A Brisbane teenager has become the second-youngest person to swim the English Channel twice in one day, swimming 68 kilometres in 22 hours to make it happen.
- Brianna Thompson took 22.5 hours to swim from England to France and back
- The 17-year-old says jellyfish stings were one of the worst parts of the endurance swim
- She cannot eat food for three days because the saltwater stripped a layer off her tongue
Brianna Thompson, 17, lost a layer of her tongue and suffered from severe leg cramps and jellyfish stings in the swim from England to France and back — a feat of endurance only achieved by 20 others.
Her Sunshine Coast-based training partner, Sam Penny, said Brianna also had a swollen throat and faced the constant threat of hypothermia from swimming in the 16-degree Celsius water.
She finished the swim at Samphire Hoe, near the English town of Dover, about 11:35am on Wednesday.
In a statement, Ms Thompson said the worst part had been the “jellyfish stings and massive piles of floating seaweed”.
“When you are swimming for hours, these things give you a big fright,” she said.
“The jellyfish hurt for ages. They really aren’t fun.”
She said despite being back on dry land, she was too sore to sleep or sit in a chair.
“I’m in agony,” she said.
“It will be days before I can lift my arms above my head.”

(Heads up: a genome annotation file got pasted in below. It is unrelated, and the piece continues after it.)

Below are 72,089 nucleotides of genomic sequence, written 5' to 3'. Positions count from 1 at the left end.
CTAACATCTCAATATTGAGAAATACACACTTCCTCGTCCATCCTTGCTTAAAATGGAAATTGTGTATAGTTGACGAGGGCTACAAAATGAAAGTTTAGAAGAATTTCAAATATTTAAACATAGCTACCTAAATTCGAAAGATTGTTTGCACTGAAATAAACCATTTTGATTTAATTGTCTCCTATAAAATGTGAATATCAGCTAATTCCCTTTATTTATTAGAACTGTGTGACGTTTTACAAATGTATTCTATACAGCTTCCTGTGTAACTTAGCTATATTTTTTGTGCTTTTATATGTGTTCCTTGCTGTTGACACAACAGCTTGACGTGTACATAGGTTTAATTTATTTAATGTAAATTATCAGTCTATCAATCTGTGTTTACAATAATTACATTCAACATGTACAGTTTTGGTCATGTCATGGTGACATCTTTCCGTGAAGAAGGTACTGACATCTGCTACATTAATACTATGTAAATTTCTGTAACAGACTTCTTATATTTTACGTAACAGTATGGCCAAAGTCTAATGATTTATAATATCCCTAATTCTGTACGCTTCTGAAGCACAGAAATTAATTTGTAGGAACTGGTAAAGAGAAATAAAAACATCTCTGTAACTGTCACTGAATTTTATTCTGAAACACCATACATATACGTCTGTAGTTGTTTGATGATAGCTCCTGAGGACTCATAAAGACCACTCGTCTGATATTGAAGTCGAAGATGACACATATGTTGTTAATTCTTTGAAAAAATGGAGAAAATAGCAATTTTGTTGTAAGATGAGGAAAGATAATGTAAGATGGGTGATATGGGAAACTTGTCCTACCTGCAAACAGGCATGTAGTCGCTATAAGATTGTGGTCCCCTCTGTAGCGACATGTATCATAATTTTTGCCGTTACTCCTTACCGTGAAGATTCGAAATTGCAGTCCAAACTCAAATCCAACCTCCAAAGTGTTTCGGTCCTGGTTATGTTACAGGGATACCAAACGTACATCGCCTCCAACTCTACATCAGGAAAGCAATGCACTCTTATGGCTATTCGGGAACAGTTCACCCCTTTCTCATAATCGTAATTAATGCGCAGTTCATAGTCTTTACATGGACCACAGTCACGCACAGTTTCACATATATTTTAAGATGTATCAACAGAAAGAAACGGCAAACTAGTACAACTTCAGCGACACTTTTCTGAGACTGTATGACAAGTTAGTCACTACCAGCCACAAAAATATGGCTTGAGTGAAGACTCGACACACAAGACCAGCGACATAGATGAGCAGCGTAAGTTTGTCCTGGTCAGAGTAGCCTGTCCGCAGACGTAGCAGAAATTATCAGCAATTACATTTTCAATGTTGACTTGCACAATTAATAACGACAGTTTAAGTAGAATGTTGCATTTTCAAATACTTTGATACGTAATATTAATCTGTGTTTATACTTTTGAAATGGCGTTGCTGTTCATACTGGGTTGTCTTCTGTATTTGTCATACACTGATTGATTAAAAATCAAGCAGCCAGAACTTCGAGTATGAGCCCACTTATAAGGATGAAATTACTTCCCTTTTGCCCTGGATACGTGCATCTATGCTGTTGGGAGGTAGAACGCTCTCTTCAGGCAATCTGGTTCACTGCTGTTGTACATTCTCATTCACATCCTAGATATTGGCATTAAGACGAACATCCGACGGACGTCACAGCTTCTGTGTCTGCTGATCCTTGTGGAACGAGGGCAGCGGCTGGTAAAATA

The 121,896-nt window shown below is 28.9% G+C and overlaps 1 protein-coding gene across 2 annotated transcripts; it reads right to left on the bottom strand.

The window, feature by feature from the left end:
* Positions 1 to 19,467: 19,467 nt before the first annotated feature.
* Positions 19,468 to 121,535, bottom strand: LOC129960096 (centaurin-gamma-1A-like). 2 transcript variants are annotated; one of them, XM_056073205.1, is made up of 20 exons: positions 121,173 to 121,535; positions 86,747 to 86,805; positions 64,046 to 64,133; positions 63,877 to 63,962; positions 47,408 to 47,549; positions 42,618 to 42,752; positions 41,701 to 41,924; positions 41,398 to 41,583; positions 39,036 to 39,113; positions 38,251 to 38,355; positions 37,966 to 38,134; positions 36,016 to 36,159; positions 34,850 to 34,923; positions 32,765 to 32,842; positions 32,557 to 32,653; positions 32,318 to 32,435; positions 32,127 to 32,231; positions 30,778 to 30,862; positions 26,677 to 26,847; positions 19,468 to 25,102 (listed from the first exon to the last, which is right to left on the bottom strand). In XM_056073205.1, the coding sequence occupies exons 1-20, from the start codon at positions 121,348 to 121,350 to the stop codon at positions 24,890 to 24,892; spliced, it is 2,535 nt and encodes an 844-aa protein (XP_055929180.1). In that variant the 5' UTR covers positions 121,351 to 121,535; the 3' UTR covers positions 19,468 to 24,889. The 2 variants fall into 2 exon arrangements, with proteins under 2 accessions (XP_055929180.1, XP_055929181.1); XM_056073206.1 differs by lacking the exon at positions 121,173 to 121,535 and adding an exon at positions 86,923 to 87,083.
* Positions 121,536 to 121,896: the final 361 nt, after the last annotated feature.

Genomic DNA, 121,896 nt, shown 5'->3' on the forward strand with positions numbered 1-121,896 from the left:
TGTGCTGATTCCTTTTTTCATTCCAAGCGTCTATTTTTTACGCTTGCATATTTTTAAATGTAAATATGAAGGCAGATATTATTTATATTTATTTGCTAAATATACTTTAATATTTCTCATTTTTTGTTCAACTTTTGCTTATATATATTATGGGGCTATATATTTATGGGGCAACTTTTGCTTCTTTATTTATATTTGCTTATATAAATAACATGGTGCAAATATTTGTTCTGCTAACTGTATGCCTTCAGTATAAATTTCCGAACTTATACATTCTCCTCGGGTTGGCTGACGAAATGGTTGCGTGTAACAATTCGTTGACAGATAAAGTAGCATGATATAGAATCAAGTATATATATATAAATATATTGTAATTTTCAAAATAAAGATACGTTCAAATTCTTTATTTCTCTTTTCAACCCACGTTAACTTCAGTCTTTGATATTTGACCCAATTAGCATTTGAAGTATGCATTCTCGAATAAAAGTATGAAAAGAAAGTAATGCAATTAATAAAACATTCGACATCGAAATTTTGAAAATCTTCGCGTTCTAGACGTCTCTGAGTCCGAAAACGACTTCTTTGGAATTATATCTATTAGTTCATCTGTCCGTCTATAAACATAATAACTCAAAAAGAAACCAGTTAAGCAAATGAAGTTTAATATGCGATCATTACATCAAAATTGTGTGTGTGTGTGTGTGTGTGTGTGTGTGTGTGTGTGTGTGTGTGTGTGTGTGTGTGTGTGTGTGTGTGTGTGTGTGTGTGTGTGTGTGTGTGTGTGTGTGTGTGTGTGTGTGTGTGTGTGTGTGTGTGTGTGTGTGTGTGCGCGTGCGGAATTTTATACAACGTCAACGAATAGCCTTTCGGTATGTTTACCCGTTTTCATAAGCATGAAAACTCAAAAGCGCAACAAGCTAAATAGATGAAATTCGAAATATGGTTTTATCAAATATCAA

The saltwater stripped a layer off Brianna’s tongue, and she said she would be unable to fulfil her pizza craving for at least three days.
The strong tides in the channel meant she was not able to stop to eat, so she received food through a tube.
“I could feel my throat swelling up during my swim and each feed became more painful,” she said.
Ms Thompson was also only allowed to spend a minute on the other side of the channel before turning around and swimming back.
“The rules are you have to clear the water and hop back in immediately,” Mr Penny told ABC Sunshine Coast.
“But you wouldn’t want to hang around too long. The air temperature is what cools you down.”
The Channel Swimming Association has strict guidelines for swimming the channel, including that it must be done in “traditional swimmers, goggles and a cap”.
“As my body began to shut down towards the end, I could feel the cold creeping into my body,” Ms Thompson said.
“But then the adrenaline of finishing kicked in the closer I got and I knew I was safe from hypothermia.”
An expensive and difficult swim
Ms Thompson trained in Brisbane with her English Channel world record holder coach, Trent Grimsey, on the Sunshine Coast on weekends.
Ms Penny said the teenager had no sponsors and her mother had worked two jobs to raise the $40,000 cost of preparing for and completing the double crossing.
“There are only 20 people in history who have made it, and she is the first person in three years to finish it,” Mr Penny said.
“People try every year to do the double crossing and can you believe a 17-year-old training on the Sunshine Coast absolutely smashed it?”
The Boondall teenager is also the youngest person to have completed three crossings in 12 months after her first single English Channel crossing in September 2018.